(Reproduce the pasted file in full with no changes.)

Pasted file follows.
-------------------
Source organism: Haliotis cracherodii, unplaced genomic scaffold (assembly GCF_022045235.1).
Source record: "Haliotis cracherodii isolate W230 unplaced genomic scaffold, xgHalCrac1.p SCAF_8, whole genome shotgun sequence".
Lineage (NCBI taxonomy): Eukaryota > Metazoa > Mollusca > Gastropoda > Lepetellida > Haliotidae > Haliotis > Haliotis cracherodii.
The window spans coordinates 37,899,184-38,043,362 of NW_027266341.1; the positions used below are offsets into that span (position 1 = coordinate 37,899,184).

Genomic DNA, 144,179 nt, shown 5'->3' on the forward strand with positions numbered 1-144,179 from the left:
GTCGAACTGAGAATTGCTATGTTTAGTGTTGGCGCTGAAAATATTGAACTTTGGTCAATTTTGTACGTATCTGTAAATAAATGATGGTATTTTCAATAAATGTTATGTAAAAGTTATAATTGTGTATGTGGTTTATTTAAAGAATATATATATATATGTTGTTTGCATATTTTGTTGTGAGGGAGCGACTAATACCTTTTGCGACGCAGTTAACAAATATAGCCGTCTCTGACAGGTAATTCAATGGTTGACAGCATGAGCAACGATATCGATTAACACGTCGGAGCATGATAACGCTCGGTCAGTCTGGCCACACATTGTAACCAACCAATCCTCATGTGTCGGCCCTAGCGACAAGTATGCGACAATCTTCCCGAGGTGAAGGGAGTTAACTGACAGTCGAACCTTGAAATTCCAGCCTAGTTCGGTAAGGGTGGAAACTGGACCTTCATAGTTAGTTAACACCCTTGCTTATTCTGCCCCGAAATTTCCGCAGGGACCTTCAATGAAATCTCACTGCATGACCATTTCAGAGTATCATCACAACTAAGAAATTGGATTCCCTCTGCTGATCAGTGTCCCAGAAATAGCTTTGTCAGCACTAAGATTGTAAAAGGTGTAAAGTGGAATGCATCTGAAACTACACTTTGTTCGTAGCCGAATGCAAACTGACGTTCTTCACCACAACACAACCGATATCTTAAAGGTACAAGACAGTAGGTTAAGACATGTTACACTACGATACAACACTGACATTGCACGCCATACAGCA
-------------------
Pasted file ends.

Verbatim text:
Source organism: Haliotis cracherodii, unplaced genomic scaffold (assembly GCF_022045235.1).
Source record: "Haliotis cracherodii isolate W230 unplaced genomic scaffold, xgHalCrac1.p SCAF_8, whole genome shotgun sequence".
Lineage (NCBI taxonomy): Eukaryota > Metazoa > Mollusca > Gastropoda > Lepetellida > Haliotidae > Haliotis > Haliotis cracherodii.
The window spans coordinates 37,899,184-38,043,362 of NW_027266341.1; the positions used below are offsets into that span (position 1 = coordinate 37,899,184).

Genomic DNA, 144,179 nt, shown 5'->3' on the forward strand with positions numbered 1-144,179 from the left:
GTCGAACTGAGAATTGCTATGTTTAGTGTTGGCGCTGAAAATATTGAACTTTGGTCAATTTTGTACGTATCTGTAAATAAATGATGGTATTTTCAATAAATGTTATGTAAAAGTTATAATTGTGTATGTGGTTTATTTAAAGAATATATATATATATGTTGTTTGCATATTTTGTTGTGAGGGAGCGACTAATACCTTTTGCGACGCAGTTAACAAATATAGCCGTCTCTGACAGGTAATTCAATGGTTGACAGCATGAGCAACGATATCGATTAACACGTCGGAGCATGATAACGCTCGGTCAGTCTGGCCACACATTGTAACCAACCAATCCTCATGTGTCGGCCCTAGCGACAAGTATGCGACAATCTTCCCGAGGTGAAGGGAGTTAACTGACAGTCGAACCTTGAAATTCCAGCCTAGTTCGGTAAGGGTGGAAACTGGACCTTCATAGTTAGTTAACACCCTTGCTTATTCTGCCCCGAAATTTCCGCAGGGACCTTCAATGAAATCTCACTGCATGACCATTTCAGAGTATCATCACAACTAAGAAATTGGATTCCCTCTGCTGATCAGTGTCCCAGAAATAGCTTTGTCAGCACTAAGATTGTAAAAGGTGTAAAGTGGAATGCATCTGAAACTACACTTTGTTCGTAGCCGAATGCAAACTGACGTTCTTCACCACAACACAACCGATATCTTAAAGGTACAAGACAGTAGGTTAAGACATGTTACACTACGATACAACACTGACATTGCACGCCATACAGCA